Energy & Environment

Supreme Court decision will still allow for water pollution, but possibly less

Thursday’s Supreme Court ruling on the Clean Water Act will require permits and limits for polluters, but will ultimately still allow them to discharge pollution into streams that are connected to major U.S. waterways. 

The high court, in a 6-3 decision, struck down the Environmental Protection Agency’s 2019 interpretation of the Clean Water Act, which aimed to exclude pollution that moves through groundwater from the legislation’s permitting requirements. 

“We conclude that [a permit is required] if the addition of the pollutants through groundwater is the functional equivalent of a direct discharge from the point source into navigable waters,” the majority opinion stated. 

Water quality advocates say, however, that those permits can be easy to come by, so the ruling won’t necessarily prevent facilities from polluting entirely, though it will require them to comply with limits established in the permits. 

“It is possible that the same facilities that might have otherwise presumed themselves to be exempt, will be able to discharge and will get permits to do so, but in that process, will have pollution limits on what they’re discharging, and that’s a very significant improvement,” said Jon Devine, the director of federal water policy at the Natural Resources Defense Council.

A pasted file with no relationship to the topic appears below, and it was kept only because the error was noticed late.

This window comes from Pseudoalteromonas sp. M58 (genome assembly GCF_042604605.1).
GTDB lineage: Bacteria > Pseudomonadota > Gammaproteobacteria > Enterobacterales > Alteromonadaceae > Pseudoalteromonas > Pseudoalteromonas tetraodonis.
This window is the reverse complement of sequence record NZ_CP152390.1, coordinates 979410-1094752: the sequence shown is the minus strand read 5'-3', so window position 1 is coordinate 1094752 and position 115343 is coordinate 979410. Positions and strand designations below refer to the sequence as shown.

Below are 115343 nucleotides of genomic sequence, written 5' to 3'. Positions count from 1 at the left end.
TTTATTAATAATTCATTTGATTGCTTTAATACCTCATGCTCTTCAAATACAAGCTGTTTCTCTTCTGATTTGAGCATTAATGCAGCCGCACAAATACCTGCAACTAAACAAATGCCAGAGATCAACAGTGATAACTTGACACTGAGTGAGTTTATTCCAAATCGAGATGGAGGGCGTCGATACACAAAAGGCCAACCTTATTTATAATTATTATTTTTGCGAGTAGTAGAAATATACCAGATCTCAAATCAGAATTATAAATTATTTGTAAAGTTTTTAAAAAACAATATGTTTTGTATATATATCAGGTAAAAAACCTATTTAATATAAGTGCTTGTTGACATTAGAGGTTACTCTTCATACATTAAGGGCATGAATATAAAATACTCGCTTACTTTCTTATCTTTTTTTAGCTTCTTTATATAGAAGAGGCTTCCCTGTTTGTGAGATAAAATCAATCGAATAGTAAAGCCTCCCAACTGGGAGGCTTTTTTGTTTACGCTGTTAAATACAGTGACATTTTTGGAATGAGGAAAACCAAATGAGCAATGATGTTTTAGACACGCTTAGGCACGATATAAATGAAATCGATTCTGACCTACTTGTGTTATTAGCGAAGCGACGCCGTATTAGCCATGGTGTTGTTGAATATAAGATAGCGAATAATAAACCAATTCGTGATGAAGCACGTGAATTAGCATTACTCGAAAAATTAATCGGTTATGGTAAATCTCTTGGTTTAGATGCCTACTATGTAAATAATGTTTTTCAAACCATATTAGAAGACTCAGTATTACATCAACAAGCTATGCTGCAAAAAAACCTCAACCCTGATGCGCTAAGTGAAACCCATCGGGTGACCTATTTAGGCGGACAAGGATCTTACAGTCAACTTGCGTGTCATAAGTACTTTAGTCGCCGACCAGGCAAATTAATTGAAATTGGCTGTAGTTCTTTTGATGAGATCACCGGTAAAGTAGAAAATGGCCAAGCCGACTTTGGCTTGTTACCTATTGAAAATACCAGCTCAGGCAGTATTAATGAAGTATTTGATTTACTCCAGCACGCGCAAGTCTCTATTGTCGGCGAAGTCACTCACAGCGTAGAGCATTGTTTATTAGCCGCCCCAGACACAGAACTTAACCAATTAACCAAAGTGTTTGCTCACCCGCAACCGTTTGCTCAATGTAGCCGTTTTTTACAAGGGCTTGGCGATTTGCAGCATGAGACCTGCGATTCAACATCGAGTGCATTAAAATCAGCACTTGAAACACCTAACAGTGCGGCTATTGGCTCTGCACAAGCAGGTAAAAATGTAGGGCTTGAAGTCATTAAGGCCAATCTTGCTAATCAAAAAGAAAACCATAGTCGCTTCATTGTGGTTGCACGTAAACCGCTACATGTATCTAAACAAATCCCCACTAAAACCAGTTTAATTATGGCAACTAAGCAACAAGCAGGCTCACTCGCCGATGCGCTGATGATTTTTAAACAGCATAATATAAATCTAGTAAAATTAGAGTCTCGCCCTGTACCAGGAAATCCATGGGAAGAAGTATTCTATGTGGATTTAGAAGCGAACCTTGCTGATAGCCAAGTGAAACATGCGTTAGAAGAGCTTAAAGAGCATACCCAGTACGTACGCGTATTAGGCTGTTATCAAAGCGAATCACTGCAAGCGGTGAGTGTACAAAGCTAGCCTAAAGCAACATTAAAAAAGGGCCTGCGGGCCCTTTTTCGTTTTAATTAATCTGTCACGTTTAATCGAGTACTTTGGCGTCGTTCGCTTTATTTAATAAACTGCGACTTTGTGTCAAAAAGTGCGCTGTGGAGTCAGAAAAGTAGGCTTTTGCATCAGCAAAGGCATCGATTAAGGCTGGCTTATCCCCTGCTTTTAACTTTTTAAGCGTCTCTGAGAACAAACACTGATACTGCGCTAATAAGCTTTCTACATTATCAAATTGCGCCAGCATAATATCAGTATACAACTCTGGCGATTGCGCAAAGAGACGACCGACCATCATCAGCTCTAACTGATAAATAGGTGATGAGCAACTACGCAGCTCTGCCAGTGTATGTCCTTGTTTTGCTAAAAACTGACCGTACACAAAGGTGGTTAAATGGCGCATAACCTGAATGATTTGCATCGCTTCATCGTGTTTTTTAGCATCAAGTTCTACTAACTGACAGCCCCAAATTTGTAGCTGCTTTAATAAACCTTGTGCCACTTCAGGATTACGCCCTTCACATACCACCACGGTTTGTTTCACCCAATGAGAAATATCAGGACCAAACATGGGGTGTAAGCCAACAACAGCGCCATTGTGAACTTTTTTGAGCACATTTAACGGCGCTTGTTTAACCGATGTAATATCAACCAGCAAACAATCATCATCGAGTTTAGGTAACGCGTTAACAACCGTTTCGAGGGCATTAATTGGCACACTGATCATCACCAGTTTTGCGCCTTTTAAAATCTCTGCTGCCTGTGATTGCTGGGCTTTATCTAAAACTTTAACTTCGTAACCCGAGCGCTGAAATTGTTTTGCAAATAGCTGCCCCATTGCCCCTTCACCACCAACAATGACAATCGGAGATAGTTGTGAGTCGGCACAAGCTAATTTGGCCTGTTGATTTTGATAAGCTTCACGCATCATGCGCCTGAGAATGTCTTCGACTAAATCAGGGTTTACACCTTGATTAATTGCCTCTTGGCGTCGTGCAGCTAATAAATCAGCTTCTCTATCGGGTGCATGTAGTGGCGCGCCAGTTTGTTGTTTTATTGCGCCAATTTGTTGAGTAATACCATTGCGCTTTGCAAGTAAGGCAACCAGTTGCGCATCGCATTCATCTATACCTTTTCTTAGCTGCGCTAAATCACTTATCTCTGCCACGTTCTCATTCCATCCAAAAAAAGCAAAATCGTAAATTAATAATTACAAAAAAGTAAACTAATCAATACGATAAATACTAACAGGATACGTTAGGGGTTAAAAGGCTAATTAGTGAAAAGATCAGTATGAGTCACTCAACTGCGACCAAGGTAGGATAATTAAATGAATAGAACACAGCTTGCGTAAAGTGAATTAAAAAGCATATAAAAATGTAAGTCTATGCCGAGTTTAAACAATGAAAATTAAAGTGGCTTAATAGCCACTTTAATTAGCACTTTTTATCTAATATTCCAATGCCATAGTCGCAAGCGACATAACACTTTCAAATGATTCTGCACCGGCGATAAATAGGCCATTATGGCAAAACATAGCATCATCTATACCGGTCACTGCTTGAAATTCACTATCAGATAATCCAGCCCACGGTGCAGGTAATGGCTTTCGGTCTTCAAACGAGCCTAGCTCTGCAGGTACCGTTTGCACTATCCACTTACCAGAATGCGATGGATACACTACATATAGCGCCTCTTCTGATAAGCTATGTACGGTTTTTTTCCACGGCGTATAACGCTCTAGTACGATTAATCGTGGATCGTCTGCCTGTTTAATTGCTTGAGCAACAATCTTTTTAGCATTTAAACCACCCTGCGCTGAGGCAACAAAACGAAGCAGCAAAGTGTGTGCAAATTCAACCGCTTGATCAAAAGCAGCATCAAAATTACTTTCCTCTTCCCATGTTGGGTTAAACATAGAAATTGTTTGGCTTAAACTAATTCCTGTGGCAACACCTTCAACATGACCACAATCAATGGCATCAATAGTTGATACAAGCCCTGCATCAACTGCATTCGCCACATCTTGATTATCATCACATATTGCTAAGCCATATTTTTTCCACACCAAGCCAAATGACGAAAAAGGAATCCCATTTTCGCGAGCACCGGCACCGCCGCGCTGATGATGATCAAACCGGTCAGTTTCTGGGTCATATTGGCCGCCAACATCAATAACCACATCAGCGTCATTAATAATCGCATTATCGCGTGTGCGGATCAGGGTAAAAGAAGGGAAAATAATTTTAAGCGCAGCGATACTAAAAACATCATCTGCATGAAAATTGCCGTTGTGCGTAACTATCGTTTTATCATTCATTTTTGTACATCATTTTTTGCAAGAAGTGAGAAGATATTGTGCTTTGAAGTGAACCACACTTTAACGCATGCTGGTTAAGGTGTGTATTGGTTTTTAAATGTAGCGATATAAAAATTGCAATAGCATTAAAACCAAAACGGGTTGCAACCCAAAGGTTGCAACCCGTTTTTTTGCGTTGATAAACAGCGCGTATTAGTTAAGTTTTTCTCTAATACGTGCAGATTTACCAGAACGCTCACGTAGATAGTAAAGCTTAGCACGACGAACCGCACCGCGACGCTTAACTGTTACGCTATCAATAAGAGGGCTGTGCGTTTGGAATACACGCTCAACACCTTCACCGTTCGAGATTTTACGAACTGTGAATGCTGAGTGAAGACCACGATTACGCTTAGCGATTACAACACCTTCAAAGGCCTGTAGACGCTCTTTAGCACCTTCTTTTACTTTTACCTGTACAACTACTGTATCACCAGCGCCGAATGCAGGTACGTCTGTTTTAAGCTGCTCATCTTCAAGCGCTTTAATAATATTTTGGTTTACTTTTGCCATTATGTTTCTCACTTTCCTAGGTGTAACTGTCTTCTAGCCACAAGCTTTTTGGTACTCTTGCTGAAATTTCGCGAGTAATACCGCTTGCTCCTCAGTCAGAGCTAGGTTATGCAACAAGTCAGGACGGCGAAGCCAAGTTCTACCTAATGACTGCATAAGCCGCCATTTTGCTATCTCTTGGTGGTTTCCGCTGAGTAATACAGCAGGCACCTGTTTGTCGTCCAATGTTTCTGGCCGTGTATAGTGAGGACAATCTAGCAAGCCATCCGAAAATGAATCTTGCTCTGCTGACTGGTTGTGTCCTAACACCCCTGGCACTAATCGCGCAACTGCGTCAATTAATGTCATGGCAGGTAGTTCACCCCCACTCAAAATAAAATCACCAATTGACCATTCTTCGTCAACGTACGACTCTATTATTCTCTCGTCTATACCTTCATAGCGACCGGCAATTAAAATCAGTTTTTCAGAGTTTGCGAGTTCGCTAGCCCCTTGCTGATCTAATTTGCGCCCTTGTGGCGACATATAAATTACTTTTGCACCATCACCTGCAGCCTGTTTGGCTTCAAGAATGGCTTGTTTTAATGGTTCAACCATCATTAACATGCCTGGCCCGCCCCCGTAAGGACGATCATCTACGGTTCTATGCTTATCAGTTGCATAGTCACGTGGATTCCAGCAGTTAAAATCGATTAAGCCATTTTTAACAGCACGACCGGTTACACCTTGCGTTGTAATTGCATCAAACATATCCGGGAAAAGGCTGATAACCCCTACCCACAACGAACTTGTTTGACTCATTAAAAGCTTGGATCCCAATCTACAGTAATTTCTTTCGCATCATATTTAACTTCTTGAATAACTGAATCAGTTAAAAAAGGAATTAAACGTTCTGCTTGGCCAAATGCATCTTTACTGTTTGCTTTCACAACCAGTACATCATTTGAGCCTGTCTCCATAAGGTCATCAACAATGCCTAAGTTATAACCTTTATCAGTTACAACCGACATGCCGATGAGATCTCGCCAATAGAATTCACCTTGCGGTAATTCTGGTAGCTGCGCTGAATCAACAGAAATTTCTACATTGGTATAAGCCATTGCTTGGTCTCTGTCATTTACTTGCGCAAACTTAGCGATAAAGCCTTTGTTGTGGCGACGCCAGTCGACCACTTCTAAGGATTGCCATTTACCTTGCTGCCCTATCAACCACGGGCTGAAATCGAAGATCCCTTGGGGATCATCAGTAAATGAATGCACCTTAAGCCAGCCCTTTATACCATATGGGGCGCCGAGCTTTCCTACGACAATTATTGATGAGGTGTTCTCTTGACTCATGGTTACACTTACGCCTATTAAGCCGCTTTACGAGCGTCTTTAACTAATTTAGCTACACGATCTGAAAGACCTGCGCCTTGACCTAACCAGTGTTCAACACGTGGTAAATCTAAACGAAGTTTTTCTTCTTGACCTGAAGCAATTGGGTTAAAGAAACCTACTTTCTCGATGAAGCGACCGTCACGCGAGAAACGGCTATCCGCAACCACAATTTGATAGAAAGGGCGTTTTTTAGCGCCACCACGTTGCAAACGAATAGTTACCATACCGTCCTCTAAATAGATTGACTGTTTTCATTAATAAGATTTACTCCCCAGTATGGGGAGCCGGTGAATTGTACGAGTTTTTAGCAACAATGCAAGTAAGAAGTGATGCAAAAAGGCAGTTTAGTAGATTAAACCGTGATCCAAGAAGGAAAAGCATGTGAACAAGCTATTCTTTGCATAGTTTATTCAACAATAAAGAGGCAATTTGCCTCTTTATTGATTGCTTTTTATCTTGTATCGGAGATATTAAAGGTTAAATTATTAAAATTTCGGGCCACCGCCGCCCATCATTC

He said that under the interpretation that was struck down, there was a loophole that would allow facilities to “determine for themselves” whether they needed to seek a permit. 

An EPA official told The Hill in an email that the agency was “reviewing the decision and the Court’s call for the Agency to provide further guidance.”

“In holding that the Clean Water Act requires a permit for the addition of pollutants to groundwater if it is the “functional equivalent” of a direct discharge, the Court unfortunately leaves some uncertainty for the public, including private property owners,” the person said. 

The decision also comes on the heels of the finalization of a separate Trump administration rule called the Navigable Waters Protection Rule, which removes protections for smaller bodies of water that environmentalists say should be protected to stop pollution from reaching larger water sources. 

Earthjustice attorney David Henkin, who argued the Supreme Court case, said that the new decision is interrelated with the navigable waters rule because the court’s decision means that facilities need a permit to discharge mobile pollution into some smaller bodies of water. 

“It’s a bad thing,” Henkin said of the Navigable Waters Protection Rule. “Yesterday’s Supreme Court decision made that bad thing a little bit less bad because polluters will not be able to stick their pipes into them and put mobile pollutants into them.”

Proponents have defended the navigable waters rule, saying that a previous Obama administration rule it replaced was too far-reaching. 

The Supreme Court ruling came after environmental groups in Hawaii sued Maui County over a municipal water treatment plant that was pouring wastewater into wells, where it combined with groundwater. A study had also found that some of the wastewater had surfaced near beaches. 

Tags Clean Water Act groundwater Natural environment Pollution Water law in the United States Water pollution in the United States
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